While it was just a brief comment during a lengthy speech, United States Assistant Attorney General Lanny Breuer’s mention of impending guidance on the resurgent Foreign Corrupt Practices Act (FCPA) from the Justice Department
Amendments made to the 1977 Act in 1988 said that consultations between regulators, department heads and legislators should be held to devise guidance and ensure “the business community would be assisted by further clarification.” But the clarification never came. Starting in 2009, FCPA enforcement increased in size and scope, and businesses snared in controversy over what had been business-as-usual chirped that the goal posts had moved.
Enter Breuer’s comments Tuesday, delivered at the National Conference on the Foreign Corrupt Practices Act in Washington, DC.
“[I]n 2012, in what I hope will be a useful and transparent aid, we expect to release detailed new guidance on the Act’s criminal and civil enforcement provisions,” Breuer said. It was brief allusion, but one that got people talking right away.
“If nothing else, Breuer’s statement appears to represent a welcome attitudinal shift at the DOJ and hopefully adoption of an approach more like the United Kingdom Serious Fraud Office of active engagement on compliance as opposed to just enforcement,” said noted FCPA expert Mike Koehler on his blog, FCPA Professor. “While a welcome development, DOJ’s promise of FCPA guidance in 2012 will not cure many of the issues that are being debated in good faith during this new era of FCPA enforcement. I expect DOJ’s guidance to be little more than a compilation in one document of information that is already in the public domain for those who know where to look.”
The US Chamber of Commerce has been an outspoken critic of the increased enforcement, claiming it weakens corporations’ ability to compete overseas in markets where corruption is endemic. But while DOJ says it is aware of business interests, it isn’t about to condone corruption to appease corporations.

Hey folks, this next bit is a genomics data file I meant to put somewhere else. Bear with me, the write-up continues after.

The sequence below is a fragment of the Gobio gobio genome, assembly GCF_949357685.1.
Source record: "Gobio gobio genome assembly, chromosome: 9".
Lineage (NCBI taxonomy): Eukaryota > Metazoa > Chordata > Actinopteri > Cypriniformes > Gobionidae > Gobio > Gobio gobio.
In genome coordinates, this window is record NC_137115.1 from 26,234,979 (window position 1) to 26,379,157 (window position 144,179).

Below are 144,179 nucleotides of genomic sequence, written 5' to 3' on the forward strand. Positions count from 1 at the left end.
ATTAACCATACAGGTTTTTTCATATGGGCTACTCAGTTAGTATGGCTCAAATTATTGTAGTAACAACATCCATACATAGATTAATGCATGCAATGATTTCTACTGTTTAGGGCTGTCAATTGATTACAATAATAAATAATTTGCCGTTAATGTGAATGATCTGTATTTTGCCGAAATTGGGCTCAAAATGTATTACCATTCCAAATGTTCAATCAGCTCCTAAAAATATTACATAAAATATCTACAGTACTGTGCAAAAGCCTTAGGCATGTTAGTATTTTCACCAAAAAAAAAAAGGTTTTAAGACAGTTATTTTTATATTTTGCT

“We have no intention whatsoever of supporting reforms whose aim is to weaken the FCPA, and make it a less effective tool for fighting foreign bribery,” Breuer said.
Breuer touched on one of the most significant impediments in the eradication of corruption – getting support in foreign courts. While the FCPA has enough power to bring corporate targets to US courts to answer for their transgressions, there has been little will in the participating countries to prosecute these offenders.
The Department of Justice is currently prosecuting its fourth FCPA case of the year – a record for enforcement. It’s worth noting that Breuer, in outlining the department’s strategy of battling corruption, said the final principal in doing this was identifying and repatriating the proceeds of foreign official corruption.
Breuer offered no further comment on the coming guidelines, and a DOJ spokeswoman had no comment.